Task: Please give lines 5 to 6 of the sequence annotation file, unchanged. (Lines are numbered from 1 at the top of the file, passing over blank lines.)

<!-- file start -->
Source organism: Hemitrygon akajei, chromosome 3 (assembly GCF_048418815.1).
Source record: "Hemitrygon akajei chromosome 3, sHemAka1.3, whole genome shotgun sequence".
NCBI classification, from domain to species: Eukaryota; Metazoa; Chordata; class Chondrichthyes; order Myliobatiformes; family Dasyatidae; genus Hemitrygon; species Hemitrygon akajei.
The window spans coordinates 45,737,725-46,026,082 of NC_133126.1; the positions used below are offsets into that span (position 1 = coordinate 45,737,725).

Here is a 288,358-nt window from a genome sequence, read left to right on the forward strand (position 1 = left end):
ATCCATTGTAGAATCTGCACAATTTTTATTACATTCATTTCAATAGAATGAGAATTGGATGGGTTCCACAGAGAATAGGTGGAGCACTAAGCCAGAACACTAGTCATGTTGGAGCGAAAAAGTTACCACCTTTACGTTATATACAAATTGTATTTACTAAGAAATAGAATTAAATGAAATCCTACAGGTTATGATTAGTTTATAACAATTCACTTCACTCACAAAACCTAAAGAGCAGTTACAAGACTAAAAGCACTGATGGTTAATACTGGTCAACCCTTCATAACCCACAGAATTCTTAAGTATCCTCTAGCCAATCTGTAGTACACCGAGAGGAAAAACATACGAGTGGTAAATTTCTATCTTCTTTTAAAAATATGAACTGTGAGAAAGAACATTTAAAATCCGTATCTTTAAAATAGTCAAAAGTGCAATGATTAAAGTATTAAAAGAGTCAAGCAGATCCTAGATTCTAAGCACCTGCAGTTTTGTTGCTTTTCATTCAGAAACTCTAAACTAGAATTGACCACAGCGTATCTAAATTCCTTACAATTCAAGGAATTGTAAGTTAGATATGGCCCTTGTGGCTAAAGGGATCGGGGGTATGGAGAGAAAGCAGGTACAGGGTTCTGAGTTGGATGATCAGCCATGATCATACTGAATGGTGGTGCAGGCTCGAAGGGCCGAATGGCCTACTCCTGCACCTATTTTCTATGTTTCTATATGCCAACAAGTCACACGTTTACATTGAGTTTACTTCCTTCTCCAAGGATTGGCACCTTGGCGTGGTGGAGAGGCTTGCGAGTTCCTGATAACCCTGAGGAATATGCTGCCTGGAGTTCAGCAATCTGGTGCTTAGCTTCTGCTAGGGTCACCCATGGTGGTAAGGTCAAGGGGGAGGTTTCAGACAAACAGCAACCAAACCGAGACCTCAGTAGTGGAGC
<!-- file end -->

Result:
Here is a 288,358-nt window from a genome sequence, read left to right on the forward strand (position 1 = left end):
ATCCATTGTAGAATCTGCACAATTTTTATTACATTCATTTCAATAGAATGAGAATTGGATGGGTTCCACAGAGAATAGGTGGAGCACTAAGCCAGAACACTAGTCATGTTGGAGCGAAAAAGTTACCACCTTTACGTTATATACAAATTGTATTTACTAAGAAATAGAATTAAATGAAATCCTACAGGTTATGATTAGTTTATAACAATTCACTTCACTCACAAAACCTAAAGAGCAGTTACAAGACTAAAAGCACTGATGGTTAATACTGGTCAACCCTTCATAACCCACAGAATTCTTAAGTATCCTCTAGCCAATCTGTAGTACACCGAGAGGAAAAACATACGAGTGGTAAATTTCTATCTTCTTTTAAAAATATGAACTGTGAGAAAGAACATTTAAAATCCGTATCTTTAAAATAGTCAAAAGTGCAATGATTAAAGTATTAAAAGAGTCAAGCAGATCCTAGATTCTAAGCACCTGCAGTTTTGTTGCTTTTCATTCAGAAACTCTAAACTAGAATTGACCACAGCGTATCTAAATTCCTTACAATTCAAGGAATTGTAAGTTAGATATGGCCCTTGTGGCTAAAGGGATCGGGGGTATGGAGAGAAAGCAGGTACAGGGTTCTGAGTTGGATGATCAGCCATGATCATACTGAATGGTGGTGCAGGCTCGAAGGGCCGAATGGCCTACTCCTGCACCTATTTTCTATGTTTCTATATGCCAACAAGTCACACGTTTACATTGAGTTTACTTCCTTCTCCAAGGATTGGCACCTTGGCGTGGTGGAGAGGCTTGCGAGTTCCTGATAACCCTGAGGAATATGCTGCCTGGAGTTCAGCAATCTGGTGCTTAGCTTCTGCTAGGGTCACCCATGGTGGTAAGGTCAAGGGGGAGGTTTCAGACAAACAGCAACCAAACCGAGACCTCAGTAGTGGAGC